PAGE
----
MORE than 80 years ago a young Edinburgh advocate and Conservative MP coined the pregnant phrase "property-owning democracy".
When Noel Skelton put pen to paper, just ten per cent of the population fell under this heading; today a clear majority of the population can claim to be part of it.
As a result, the ownership of property obsesses the nation to an alarming extent, whether it be its affordability, its taxation (last week's Burt review is but a recent example), or even the allowances granted to those unfortunate creatures known as MSPs. Britain is a property-mad nation.
And nowhere more so than in Edinburgh, which long ago joined Dublin and London in the unfortunate habit of dwelling endlessly upon property prices, which area is (or is not) up and coming, and how much certain inhabitants have made on that little Leith flat over the last year.
Skelton's admirable vision was that everyone in society, especially what he quaintly called the "working man", should own his own home, and, ideally, a stake in the company which employed him. But while this is clearly more a reality now than then (the 1920s), such an ideal is not without its downsides.
For alongside demand for property comes rising prices, and therefore not everyone can quite make it, least of all the "working man". Yet property ownership is now the political consensus. Where once Labour claimed the Conservatives had been getting rid of the property owned by democracy for decades, only the Scottish Socialist Party now sticks to the line that all property is theft.
And what of the reaction to those left behind in the property race? One political catchphrase has simply been replaced by another. With the "property-owning democracy" now largely a reality, the political lexicon instead looks to "affordable housing" to redress the vagaries of the property market.
Yet just as politicians failed to articulate precisely what a property-owning democracy meant in practical terms, they have also been silent on what form so-called "affordable housing" should take.
Shared equity schemes, whereby a tenant owns one portion of a property while paying rent on the remainder, has been one solution and anecdotal evidence suggests it does work; certainly such schemes exist in Edinburgh. But as property prices increase much faster than average salaries, this is surely only a temporary solution.
To an extent there is little that any government policy - short of clumsy intervention - can actually do. And as every economics student knows, supply and demand sets the market price for property, so the best anyone can do is try to keep up with the market.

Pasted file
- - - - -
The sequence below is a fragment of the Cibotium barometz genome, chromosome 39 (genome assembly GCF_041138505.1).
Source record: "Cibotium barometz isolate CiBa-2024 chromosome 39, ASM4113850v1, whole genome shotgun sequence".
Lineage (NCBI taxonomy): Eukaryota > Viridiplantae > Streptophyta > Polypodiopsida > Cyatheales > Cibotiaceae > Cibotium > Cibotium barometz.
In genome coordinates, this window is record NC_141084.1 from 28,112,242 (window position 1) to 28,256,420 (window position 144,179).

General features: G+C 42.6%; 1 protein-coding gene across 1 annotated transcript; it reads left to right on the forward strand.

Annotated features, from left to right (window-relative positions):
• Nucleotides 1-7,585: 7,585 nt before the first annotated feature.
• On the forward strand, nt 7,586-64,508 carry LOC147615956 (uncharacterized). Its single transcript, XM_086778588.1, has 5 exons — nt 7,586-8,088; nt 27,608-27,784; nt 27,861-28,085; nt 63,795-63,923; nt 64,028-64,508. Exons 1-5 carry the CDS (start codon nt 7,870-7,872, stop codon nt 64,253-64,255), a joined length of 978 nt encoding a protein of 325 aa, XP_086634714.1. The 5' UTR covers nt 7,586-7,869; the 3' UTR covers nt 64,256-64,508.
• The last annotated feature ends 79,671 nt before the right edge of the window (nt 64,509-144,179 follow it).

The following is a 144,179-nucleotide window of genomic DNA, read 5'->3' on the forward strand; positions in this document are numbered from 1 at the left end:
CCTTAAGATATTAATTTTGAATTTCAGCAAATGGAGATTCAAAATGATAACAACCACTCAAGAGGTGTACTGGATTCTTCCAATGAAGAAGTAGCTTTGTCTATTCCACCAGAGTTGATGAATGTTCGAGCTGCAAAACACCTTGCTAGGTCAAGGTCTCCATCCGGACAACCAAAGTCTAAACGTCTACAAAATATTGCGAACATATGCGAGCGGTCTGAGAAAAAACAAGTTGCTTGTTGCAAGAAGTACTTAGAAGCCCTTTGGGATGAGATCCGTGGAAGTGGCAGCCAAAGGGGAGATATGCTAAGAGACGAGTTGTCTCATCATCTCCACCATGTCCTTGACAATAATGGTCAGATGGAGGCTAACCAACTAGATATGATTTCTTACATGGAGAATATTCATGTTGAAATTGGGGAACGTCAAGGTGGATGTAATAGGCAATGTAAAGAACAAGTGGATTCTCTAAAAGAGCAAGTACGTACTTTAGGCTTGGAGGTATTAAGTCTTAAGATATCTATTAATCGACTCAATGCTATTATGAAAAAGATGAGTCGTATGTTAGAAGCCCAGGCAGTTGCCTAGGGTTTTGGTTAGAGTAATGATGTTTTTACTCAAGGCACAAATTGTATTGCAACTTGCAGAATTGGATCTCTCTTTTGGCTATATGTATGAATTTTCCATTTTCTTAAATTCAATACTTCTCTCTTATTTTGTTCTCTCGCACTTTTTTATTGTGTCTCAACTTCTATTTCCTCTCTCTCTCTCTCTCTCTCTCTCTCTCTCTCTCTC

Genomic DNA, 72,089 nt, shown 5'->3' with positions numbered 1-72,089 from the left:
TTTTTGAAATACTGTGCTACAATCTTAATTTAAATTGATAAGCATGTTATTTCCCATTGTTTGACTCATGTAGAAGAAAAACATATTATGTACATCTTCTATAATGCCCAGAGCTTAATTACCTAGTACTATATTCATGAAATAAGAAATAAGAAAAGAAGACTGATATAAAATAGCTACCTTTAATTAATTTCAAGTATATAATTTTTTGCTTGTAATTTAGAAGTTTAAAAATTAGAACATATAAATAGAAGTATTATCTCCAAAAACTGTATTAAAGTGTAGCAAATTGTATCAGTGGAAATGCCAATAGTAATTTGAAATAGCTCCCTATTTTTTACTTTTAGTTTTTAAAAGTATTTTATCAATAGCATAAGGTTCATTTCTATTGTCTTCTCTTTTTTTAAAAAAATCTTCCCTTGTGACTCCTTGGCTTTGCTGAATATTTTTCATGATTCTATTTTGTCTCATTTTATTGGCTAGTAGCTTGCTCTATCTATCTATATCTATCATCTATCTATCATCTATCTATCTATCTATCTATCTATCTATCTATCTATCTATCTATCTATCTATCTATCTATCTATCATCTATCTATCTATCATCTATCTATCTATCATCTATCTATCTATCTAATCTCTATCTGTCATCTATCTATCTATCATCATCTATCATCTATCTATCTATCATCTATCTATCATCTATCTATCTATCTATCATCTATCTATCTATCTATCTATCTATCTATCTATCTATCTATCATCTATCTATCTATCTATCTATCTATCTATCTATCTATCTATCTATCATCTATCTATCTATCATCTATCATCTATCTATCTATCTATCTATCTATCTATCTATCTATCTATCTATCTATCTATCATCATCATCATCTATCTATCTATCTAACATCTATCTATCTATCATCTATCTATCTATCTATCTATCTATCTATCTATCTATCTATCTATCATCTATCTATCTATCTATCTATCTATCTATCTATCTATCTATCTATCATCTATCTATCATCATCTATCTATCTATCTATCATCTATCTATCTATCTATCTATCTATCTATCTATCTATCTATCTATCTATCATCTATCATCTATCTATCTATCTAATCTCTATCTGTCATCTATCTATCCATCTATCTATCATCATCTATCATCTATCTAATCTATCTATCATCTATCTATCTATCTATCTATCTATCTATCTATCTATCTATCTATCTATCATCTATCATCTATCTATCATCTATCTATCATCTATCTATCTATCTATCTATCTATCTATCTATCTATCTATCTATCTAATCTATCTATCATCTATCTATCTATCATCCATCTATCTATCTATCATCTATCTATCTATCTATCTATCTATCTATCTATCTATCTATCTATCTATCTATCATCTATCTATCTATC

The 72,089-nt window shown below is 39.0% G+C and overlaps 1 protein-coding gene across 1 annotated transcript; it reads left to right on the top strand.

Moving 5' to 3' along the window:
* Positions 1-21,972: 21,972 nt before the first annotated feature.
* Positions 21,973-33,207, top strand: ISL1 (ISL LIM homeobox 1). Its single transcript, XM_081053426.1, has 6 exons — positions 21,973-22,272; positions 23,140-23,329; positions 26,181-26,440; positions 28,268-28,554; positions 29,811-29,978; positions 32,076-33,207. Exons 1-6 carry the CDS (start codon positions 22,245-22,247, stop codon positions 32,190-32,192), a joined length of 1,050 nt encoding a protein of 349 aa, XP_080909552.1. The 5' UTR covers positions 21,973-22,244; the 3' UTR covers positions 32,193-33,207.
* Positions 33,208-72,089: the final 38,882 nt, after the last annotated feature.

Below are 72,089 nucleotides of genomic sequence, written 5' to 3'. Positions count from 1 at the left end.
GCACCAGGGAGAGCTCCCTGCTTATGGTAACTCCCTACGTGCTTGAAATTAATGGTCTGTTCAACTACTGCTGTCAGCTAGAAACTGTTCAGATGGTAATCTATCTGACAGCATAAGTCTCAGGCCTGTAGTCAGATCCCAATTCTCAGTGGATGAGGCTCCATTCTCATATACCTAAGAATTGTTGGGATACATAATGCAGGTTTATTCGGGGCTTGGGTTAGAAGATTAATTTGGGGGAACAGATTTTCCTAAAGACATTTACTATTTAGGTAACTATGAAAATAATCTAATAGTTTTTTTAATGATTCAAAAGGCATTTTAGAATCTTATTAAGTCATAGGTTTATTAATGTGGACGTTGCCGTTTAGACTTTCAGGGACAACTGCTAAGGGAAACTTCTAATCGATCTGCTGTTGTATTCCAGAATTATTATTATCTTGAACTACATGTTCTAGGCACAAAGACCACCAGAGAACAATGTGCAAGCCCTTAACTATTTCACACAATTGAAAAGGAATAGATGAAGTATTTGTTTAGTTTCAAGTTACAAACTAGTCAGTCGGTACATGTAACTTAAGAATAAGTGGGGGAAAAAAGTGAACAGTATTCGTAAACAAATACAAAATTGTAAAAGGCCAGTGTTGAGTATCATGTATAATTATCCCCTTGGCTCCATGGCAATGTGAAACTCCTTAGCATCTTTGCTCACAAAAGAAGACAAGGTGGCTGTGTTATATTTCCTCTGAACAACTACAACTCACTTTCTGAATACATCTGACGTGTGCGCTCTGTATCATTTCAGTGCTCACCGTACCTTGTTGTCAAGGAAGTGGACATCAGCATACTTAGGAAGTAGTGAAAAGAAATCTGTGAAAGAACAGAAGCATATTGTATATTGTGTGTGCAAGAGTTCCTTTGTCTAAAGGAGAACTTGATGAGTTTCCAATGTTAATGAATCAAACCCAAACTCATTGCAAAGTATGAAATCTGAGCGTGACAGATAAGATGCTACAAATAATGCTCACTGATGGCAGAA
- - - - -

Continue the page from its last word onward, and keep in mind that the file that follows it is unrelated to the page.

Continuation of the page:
But even once the aim of property ownership is achieved, more controversy awaits. Sir Peter Burt's recent proposals for replacing the council tax shows that the capacity of Scots homeowners to resent any form of local property taxation remains undiminished, even granting that it was politicians (not least the First Minister) who led the opposition to this most recent proposal.
Sir Peter's suggestion that residents pay a one per cent levy on the value of their homes is certainly quixotic (what happens, for example, if the housing market crashes?), yet one cannot help feeling it is a little off of home-owners to reap the rewards of rising house prices while balking at the idea of that increase dictating what they pay for local services.
As for the "controversial" accommodation allowance for MSPs, it is difficult to interpret recent commentary as anything other than the good old-fashioned politics of envy. Any business which requires its employees to be away from home for prolonged periods pays an allowance, and it is arguably academic to complain about how this allowance is then spent.
As is the argument that MSPs are accruing huge profits from the increasing value of the flats they inhabit. After all, the Scottish Parliament is not supplying mortgages to its members, merely covering a portion of their repayments. When that MSP loses their seat or stands down, the mortgage is no-one's responsibility other than their own.
But the outcry is surely symptomatic of the property-owning democratic era, and a result of the MSPs' perceived advantage over hard-working citizens who struggle to cover each month's mortgage repayment.
The Skeltonian ideal of a property-owning democracy was always supposed to encompass more than just bricks and mortar, but for many the impulse to become part of that ideal is stronger than ever. How long can it continue?
• Ian Swanson is away